This post builds on the research article “The Face of Money: Currency, Crisis, and Remediation in Post-Suharto Indonesia,” which was published in the February 2009 issue of the Society’s peer-reviewed journal, Cultural Anthropology.
A number of essays on money and currency have appeared over the years in Cultural Anthropology. See, for example, Oren Kosansky's "Tourism, Charity, and Profit: The Movement of Money in Moroccan Jewish Pilgrimage" (2002); Paul K. Eiss' "Hunting for the Virgin: Meat, Money, and Memory in Tetiz, Yucatán" (2002); and Virginia R. Dominguez' "Representing Value and the Value of Representation: A Different Look at Money" (1990).
Cultural Anthropology has published numerous essays on Indonesia. See, for example, Leslie Butt's "'Lipstick Girls' and 'Fallen Women': AIDS and Conspiratorial Thinking in Indonesia" (2005); Celia Lowe's "Making the Monkey: How the Togean Macaque Went from 'New Form' to 'Endemic Species' in Indonesians' Conservation Biology" (2004); Tom Boellstorff's "Playing Back the Nation: Waria, Indonesian Transvestites" (2004); Tania Murray Li's "Compromosing Power: Development, Culture, and Rule in Indonesia" (1999); Webb Keane's "Knowing One's Place: National Language and the Ideas of the Local in Eastern Indonesia" (1997); Danilyn Rutherford's "Of Birds and Gifts: Reviving Tradition on an Indonesian Frontier" (1996); Patricia Spyer's "Diversity with a Difference: Adat and the New Order in Aru" (1996); and Margaret J. Wiener's "Doors of Perception: Power and Representation in Bali" (1995).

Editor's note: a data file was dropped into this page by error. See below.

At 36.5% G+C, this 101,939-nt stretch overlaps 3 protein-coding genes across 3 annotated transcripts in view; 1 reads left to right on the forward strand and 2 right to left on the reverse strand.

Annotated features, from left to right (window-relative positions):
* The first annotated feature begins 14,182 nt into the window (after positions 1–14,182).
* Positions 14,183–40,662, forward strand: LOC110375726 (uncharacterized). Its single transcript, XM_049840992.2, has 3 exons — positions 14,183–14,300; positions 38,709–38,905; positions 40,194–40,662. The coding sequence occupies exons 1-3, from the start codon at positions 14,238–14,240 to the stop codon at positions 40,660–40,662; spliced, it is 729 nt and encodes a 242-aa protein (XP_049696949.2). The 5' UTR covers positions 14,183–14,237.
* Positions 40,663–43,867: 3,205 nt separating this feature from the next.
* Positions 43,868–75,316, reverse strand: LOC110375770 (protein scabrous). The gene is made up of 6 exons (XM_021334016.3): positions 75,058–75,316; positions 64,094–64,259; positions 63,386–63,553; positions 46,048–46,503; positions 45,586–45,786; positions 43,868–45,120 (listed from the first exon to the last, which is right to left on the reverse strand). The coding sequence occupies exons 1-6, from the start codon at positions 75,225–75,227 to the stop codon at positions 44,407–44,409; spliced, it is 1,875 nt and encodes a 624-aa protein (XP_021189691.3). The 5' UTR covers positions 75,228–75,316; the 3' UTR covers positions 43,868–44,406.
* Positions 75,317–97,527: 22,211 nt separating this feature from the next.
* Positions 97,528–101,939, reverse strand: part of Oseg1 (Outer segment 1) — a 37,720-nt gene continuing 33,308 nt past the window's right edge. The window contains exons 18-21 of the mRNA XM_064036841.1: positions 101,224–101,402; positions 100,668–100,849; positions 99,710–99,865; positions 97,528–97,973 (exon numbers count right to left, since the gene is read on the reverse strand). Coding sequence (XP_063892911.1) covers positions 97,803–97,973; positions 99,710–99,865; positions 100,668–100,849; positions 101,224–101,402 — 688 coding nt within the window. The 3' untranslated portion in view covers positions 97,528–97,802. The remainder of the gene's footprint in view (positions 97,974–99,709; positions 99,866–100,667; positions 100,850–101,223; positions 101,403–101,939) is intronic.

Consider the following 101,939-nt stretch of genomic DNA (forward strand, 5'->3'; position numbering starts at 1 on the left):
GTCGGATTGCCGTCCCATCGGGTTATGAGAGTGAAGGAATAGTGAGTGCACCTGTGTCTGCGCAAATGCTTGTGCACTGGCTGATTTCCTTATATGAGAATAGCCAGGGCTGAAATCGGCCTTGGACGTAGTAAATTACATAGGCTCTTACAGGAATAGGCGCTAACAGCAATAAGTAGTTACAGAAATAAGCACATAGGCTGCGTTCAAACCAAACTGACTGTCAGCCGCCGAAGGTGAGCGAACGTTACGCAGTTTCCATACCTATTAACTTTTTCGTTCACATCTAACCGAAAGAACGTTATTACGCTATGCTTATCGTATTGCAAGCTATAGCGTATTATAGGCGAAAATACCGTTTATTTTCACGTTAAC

Questions for Classroom Discussion
1. How was money "remediated" by protesters during the anti-Suharto uprisings in Indonesia? What role did these remediations play in the uprisings?
2. Can you think of any examples from your experience of the remediation of currency? What was the purpose of these remediations? How did they affect you, and how do you think others understood them?
3. We live in an age of increasingly digital currency, where many transactions are performed without the physical medium of exchange but rather through credit cards, online transactions, bank transfers etc. How might this affect the way that currency is remediated? What role might such digitally remediated currency play in future activist endeavors?